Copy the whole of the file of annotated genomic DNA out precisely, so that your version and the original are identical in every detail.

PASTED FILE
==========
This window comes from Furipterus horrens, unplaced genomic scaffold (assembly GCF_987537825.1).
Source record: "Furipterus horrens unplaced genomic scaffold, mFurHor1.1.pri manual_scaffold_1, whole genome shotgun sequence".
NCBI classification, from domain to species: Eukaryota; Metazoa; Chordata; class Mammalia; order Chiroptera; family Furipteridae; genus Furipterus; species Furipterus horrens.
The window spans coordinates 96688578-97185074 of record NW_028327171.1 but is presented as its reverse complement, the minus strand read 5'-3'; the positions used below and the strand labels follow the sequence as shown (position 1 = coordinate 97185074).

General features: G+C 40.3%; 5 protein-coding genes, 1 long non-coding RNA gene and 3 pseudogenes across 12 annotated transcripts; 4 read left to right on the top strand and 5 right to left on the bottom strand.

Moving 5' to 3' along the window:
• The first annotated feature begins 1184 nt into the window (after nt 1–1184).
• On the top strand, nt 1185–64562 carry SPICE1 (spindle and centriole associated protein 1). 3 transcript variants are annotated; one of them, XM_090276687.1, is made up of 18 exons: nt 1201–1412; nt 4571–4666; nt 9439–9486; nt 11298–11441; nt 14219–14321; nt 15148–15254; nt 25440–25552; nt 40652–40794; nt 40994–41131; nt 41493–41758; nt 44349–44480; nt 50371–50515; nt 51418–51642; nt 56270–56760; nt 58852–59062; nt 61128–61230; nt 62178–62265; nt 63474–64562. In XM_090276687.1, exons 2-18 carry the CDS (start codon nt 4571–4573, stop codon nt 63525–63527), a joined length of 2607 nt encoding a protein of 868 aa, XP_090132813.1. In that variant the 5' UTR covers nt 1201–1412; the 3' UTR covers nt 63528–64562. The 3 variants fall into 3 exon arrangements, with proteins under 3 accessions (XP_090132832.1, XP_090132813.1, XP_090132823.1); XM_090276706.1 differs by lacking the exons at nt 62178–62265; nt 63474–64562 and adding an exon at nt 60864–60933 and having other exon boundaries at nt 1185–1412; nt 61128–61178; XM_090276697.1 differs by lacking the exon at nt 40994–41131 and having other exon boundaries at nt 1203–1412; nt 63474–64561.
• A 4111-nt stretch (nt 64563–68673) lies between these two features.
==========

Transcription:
This window comes from Furipterus horrens, unplaced genomic scaffold (assembly GCF_987537825.1).
Source record: "Furipterus horrens unplaced genomic scaffold, mFurHor1.1.pri manual_scaffold_1, whole genome shotgun sequence".
NCBI classification, from domain to species: Eukaryota; Metazoa; Chordata; class Mammalia; order Chiroptera; family Furipteridae; genus Furipterus; species Furipterus horrens.
The window spans coordinates 96688578-97185074 of record NW_028327171.1 but is presented as its reverse complement, the minus strand read 5'-3'; the positions used below and the strand labels follow the sequence as shown (position 1 = coordinate 97185074).

General features: G+C 40.3%; 5 protein-coding genes, 1 long non-coding RNA gene and 3 pseudogenes across 12 annotated transcripts; 4 read left to right on the top strand and 5 right to left on the bottom strand.

Moving 5' to 3' along the window:
• The first annotated feature begins 1184 nt into the window (after nt 1–1184).
• On the top strand, nt 1185–64562 carry SPICE1 (spindle and centriole associated protein 1). 3 transcript variants are annotated; one of them, XM_090276687.1, is made up of 18 exons: nt 1201–1412; nt 4571–4666; nt 9439–9486; nt 11298–11441; nt 14219–14321; nt 15148–15254; nt 25440–25552; nt 40652–40794; nt 40994–41131; nt 41493–41758; nt 44349–44480; nt 50371–50515; nt 51418–51642; nt 56270–56760; nt 58852–59062; nt 61128–61230; nt 62178–62265; nt 63474–64562. In XM_090276687.1, exons 2-18 carry the CDS (start codon nt 4571–4573, stop codon nt 63525–63527), a joined length of 2607 nt encoding a protein of 868 aa, XP_090132813.1. In that variant the 5' UTR covers nt 1201–1412; the 3' UTR covers nt 63528–64562. The 3 variants fall into 3 exon arrangements, with proteins under 3 accessions (XP_090132832.1, XP_090132813.1, XP_090132823.1); XM_090276706.1 differs by lacking the exons at nt 62178–62265; nt 63474–64562 and adding an exon at nt 60864–60933 and having other exon boundaries at nt 1185–1412; nt 61128–61178; XM_090276697.1 differs by lacking the exon at nt 40994–41131 and having other exon boundaries at nt 1203–1412; nt 63474–64561.
• A 4111-nt stretch (nt 64563–68673) lies between these two features.